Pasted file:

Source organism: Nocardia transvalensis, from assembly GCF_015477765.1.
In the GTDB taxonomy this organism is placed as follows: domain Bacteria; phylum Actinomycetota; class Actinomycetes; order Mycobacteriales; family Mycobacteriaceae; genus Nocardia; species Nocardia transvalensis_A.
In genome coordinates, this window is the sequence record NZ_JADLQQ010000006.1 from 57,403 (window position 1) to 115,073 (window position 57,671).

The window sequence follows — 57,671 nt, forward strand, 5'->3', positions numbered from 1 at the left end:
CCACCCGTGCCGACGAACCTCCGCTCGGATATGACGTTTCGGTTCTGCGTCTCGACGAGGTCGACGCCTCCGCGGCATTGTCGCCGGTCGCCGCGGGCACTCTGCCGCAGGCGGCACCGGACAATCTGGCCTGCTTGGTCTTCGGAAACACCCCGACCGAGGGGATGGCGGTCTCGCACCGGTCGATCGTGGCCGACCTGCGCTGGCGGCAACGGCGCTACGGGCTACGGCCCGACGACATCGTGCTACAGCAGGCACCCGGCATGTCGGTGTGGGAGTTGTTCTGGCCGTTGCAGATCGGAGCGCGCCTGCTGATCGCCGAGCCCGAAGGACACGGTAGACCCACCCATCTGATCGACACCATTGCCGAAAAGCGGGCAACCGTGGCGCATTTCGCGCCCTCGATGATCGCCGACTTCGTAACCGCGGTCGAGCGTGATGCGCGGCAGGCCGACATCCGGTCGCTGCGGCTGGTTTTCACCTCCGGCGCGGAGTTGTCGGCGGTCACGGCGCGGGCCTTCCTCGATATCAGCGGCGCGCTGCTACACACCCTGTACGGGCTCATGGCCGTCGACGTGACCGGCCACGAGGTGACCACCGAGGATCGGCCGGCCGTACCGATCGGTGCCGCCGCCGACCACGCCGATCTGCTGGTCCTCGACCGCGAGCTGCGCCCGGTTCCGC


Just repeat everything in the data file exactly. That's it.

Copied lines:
Source organism: Nocardia transvalensis, from assembly GCF_015477765.1.
In the GTDB taxonomy this organism is placed as follows: domain Bacteria; phylum Actinomycetota; class Actinomycetes; order Mycobacteriales; family Mycobacteriaceae; genus Nocardia; species Nocardia transvalensis_A.
In genome coordinates, this window is the sequence record NZ_JADLQQ010000006.1 from 57,403 (window position 1) to 115,073 (window position 57,671).

The window sequence follows — 57,671 nt, forward strand, 5'->3', positions numbered from 1 at the left end:
CCACCCGTGCCGACGAACCTCCGCTCGGATATGACGTTTCGGTTCTGCGTCTCGACGAGGTCGACGCCTCCGCGGCATTGTCGCCGGTCGCCGCGGGCACTCTGCCGCAGGCGGCACCGGACAATCTGGCCTGCTTGGTCTTCGGAAACACCCCGACCGAGGGGATGGCGGTCTCGCACCGGTCGATCGTGGCCGACCTGCGCTGGCGGCAACGGCGCTACGGGCTACGGCCCGACGACATCGTGCTACAGCAGGCACCCGGCATGTCGGTGTGGGAGTTGTTCTGGCCGTTGCAGATCGGAGCGCGCCTGCTGATCGCCGAGCCCGAAGGACACGGTAGACCCACCCATCTGATCGACACCATTGCCGAAAAGCGGGCAACCGTGGCGCATTTCGCGCCCTCGATGATCGCCGACTTCGTAACCGCGGTCGAGCGTGATGCGCGGCAGGCCGACATCCGGTCGCTGCGGCTGGTTTTCACCTCCGGCGCGGAGTTGTCGGCGGTCACGGCGCGGGCCTTCCTCGATATCAGCGGCGCGCTGCTACACACCCTGTACGGGCTCATGGCCGTCGACGTGACCGGCCACGAGGTGACCACCGAGGATCGGCCGGCCGTACCGATCGGTGCCGCCGCCGACCACGCCGATCTGCTGGTCCTCGACCGCGAGCTGCGCCCGGTTCCGC